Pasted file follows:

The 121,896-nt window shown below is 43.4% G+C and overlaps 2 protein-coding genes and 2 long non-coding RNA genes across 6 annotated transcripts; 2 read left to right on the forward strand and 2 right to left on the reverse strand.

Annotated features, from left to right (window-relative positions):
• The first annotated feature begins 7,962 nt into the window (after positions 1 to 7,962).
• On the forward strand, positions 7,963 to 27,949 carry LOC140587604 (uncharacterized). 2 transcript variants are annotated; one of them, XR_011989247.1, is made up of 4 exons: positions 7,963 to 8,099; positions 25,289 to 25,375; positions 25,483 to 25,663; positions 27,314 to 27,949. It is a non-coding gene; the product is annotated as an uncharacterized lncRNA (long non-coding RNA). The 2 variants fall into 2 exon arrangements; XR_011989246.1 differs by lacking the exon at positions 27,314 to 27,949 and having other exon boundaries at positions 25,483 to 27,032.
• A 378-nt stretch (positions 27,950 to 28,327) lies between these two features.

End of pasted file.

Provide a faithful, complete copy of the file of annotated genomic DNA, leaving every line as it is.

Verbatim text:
The 121,896-nt window shown below is 43.4% G+C and overlaps 2 protein-coding genes and 2 long non-coding RNA genes across 6 annotated transcripts; 2 read left to right on the forward strand and 2 right to left on the reverse strand.

Annotated features, from left to right (window-relative positions):
• The first annotated feature begins 7,962 nt into the window (after positions 1 to 7,962).
• On the forward strand, positions 7,963 to 27,949 carry LOC140587604 (uncharacterized). 2 transcript variants are annotated; one of them, XR_011989247.1, is made up of 4 exons: positions 7,963 to 8,099; positions 25,289 to 25,375; positions 25,483 to 25,663; positions 27,314 to 27,949. It is a non-coding gene; the product is annotated as an uncharacterized lncRNA (long non-coding RNA). The 2 variants fall into 2 exon arrangements; XR_011989246.1 differs by lacking the exon at positions 27,314 to 27,949 and having other exon boundaries at positions 25,483 to 27,032.
• A 378-nt stretch (positions 27,950 to 28,327) lies between these two features.